As most of the UK sits basking in sunshine and enjoying the heat in this unseasonable heatwave, we after one day of sun yesterday, which admittedly reached the heady heights of 20C (beaten only by one day in the summer which reached 21C) have woken up to swirling mists and a hint of drizzle. Manannan has surely put his cloak on! The thermometer outside is reading 15C.
With over 100 acres of silage down, the internet forecast has swiftly changed from not a raindrop in sight for at least a week, to the opposite, with rain starting tomorrow afternoon, for the next week…. It is so hard to gauge our weather, we have to look at Cumbria, North Wales, Northern Ireland and Scotland……
Today is Polling Day here on the island. We have been bombarded with visits from our prospective candidates for the House of Keys for the last few weeks with even 16 year olds being able to vote here. We have already been down to the Polling Station and done the deed, with a long detour around narrow lanes as we have a burst water main down in the village.
Let’s hope tomorrow brings a better day!
Now we have everyday work of the housed high yielders, needing bedding and feeding, the ‘lows’ (plus Sandisfarne Laird, by Laudan, PLI 169) have the run of the farm. We did put extra fertiliser on a few weeks ago to try and keep them out as long as possible, the last of the animals hopefully staying out until November. Calving is still going well, even a ‘barren’ cow managed to produce a bull calf which caught us unawares! We have Garrett, Leif, McCormick calves being born to the Black and whites, whilst the Reds are having Ayrshire calves by Tryst and Napier.
With the recent spell of relatively good weather, we have been putting in grass seeds, also lugging in big bales of straw from our own crops of triticale, oats, wheat and barley, plus bales from several of our neighbours. This afternoon we are planning to start mowing down grass for our third crop silage, all of which is done in big bales as we do not have clamps at home. Our rented farm where the youngstock are housed has clamps, which we have filled with wholecrop.
Tomorrow sees the arrival of the ATL team from ‘across’ to finalise the putting in of our 17 ‘out of parlour feeders’ which are spread out all round the cubicle shed. We bought these a while ago, after getting totally fed up with the daily grind of mixing feed, the quoted replacement costs of both the wagon, tractor driving it and the huge fuel bills they generated. We also were finding that we could not help animals that were over-milking themselves in a flat rate system ….. some got fat, some got skinny!!! Exciting stuff… We are looking forward to the first time this Christmas, when all the bales can be put in the sheds ready for the holiday period, so that there will be only the scraping and milking to be done. All we need now is a scraper system; we had intended to put a rope system in but have run out of time….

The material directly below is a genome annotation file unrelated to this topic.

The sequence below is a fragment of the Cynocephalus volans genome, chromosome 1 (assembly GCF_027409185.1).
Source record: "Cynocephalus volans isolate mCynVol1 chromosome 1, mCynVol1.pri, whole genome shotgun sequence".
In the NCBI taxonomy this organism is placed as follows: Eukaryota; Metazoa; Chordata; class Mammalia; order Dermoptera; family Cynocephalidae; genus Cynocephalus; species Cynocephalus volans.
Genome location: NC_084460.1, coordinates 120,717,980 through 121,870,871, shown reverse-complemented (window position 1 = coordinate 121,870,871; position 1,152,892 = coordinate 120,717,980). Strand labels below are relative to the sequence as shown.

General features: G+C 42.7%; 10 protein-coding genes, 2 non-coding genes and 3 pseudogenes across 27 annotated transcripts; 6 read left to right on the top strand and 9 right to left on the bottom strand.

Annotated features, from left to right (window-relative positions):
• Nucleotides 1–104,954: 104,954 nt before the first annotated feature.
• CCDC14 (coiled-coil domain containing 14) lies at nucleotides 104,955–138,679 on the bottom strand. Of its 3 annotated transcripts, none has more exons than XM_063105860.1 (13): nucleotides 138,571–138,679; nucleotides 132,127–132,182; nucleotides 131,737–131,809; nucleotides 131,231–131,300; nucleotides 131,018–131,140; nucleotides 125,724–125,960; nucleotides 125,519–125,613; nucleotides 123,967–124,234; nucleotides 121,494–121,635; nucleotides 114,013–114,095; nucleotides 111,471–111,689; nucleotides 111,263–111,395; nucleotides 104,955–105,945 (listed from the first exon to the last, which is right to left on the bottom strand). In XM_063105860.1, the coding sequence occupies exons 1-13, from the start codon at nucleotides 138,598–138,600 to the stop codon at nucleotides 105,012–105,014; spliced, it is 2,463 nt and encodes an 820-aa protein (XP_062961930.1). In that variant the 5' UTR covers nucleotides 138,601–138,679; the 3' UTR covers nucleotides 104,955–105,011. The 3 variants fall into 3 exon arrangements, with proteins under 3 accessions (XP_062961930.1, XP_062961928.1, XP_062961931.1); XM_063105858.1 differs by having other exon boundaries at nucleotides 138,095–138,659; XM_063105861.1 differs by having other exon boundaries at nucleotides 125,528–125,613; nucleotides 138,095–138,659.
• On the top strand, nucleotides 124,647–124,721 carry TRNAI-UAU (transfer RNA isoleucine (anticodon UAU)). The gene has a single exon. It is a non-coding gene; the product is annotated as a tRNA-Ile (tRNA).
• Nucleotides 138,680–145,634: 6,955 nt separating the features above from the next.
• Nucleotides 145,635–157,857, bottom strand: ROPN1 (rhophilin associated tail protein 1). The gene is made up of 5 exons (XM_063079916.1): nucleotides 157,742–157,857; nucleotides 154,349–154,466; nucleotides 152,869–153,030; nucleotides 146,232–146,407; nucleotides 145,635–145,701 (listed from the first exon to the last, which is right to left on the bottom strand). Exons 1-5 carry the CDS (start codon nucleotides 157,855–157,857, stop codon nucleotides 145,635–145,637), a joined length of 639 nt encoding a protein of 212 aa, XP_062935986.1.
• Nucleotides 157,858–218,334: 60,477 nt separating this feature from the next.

Our local co-operative Creamery that all the dairy farmers supply to on the island, has managed to land a deal, won in the face of competition from a number of cheesemakers in the UK, selling our mature and vintage cheese to Publix, which has over 1400 outlets in the USA… Great news!!
After our own bull sired calvings for the last couple of months, with the finale of mixed triplets earlier in the week, the A.I. calving period has started at last!!. We aim to be more autumn calving as it suits our wet/high (450ft above sea level) farm. We find it easier to look after high yielders calving into the shed, turn them out early in Spring, with the animal in good condition and hopefully in calf, ready to walk the distances to grass.
F109 Flame Blackberry EX93(2) just calved the day before yesterday with her 6th calf, albeit a bull by Garrett which we will be keeping for use in the herd. She is unfortunately home bred, but in a line of three successive 100 tonne dams. Her PLI is a very creditable 217, with no individual feeding (batches of cows get so many kilos dropped in the parlour) Her dam Addison Blackberry 2 EX92(2) has a PLI of 192, has done 100 tonnes of milk, with a bull Sandisfarne Garth being tested presently by Genus.
We had a Leif heifer out of a Oman cow last night, so things are on the up, by the way it’s raining (again)!
Thought we might make things a little more interesting if we started a blog… we are one of 39 herds milking on the Isle of Man.. when we came here 14 years ago, we made the 100th producer.
We have about 450 cows milking, mainly autumn and spring calving, with I think at last count 14 100 tonne cows milking. Nothing gets any special treatment, closest we get to it is a bunch of fresh calvers and older cows. Our oldest cow T32 LP 130 by Belt is out in the thick of the herd!
Winter is approaching fast, 2 days of gales, boat to the island had been been cancelled, we have had to house the fresh calvers so that the low yielders can stay out longer, trying to get the harvest finished after having had the coolest summer since whenever….